NEW YORK (CBSNewYork) — With a coronavirus vaccine expected to be available soon, many are looking for more information.
CBS2’s Dr. Max Gomez answered some viewers’ questions.READ MORE: 'Today, I Can Rejoice': New Yorkers Hit The Streets After Jury Finds Derek Chauvin Guilty In George Floyd's Death
“Should people with allergies like shellfish and dairy stay away from the vaccine? What specific allergies should be wary?”
It’s not so much what you’re allergic to, but how severe your allergic reaction is. Seasonal allergies like hayfever may make you miserable but rarely will they proceed to an anaphylaxis-type reaction where you develop hives, blood pressure drops and airways narrow, blocking breathing.
The two people who developed those reactions after the Pfizer vaccine had a history of severe allergic reactions and carried EpiPens for emergencies.
The common anaphylaxis triggers include certain foods, including shellfish, peanuts and eggs. Additionally, it can be triggered by some medications, bug bites and latex.READ MORE: Activists Celebrate Conviction Of Derek Chauvin In George Floyd's Death, But Say Fight Is Not Over: 'Tomorrow, We Still Have To Dismantle Systemic Oppression'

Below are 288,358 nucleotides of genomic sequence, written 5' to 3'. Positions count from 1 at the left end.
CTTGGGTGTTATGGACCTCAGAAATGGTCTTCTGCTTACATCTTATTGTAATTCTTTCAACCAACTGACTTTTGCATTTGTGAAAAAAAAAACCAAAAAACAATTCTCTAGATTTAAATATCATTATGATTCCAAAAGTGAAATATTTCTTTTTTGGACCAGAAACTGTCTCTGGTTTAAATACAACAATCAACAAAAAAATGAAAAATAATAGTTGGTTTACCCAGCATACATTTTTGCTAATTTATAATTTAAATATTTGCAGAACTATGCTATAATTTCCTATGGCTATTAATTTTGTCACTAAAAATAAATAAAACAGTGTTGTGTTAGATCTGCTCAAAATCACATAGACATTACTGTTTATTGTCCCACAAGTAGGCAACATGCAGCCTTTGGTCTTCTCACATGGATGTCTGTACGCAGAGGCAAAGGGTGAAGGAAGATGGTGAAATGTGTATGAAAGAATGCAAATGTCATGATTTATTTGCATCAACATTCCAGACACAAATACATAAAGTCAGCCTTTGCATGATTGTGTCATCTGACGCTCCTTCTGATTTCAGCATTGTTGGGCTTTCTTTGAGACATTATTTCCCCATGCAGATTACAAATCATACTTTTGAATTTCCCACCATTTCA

If you’ve had a severe allergic reaction or carry an EpiPen, you may still be able to get a COVID vaccine, but make sure you ask your health care provider for guidance.
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“I am diabetic. Is it safe to take the vaccine?”
More than 3,500 people with diabetes were included in Pfizer’s phase three clinical trial of the vaccine.
The vaccine was found safe and effective in that group, and because diabetes is one of the underlying medical conditions that put you at risk for serious COVID-19 disease, you should strongly consider getting the shots when they’re available, but always check with your doctor first.
To submit your question for Dr. Max, visit the CBS New York Facebook page.MORE NEWS: Police: Gabriel Dewitt Wilson In Custody After Deadly Shooting At West Hempstead Stop & Shop
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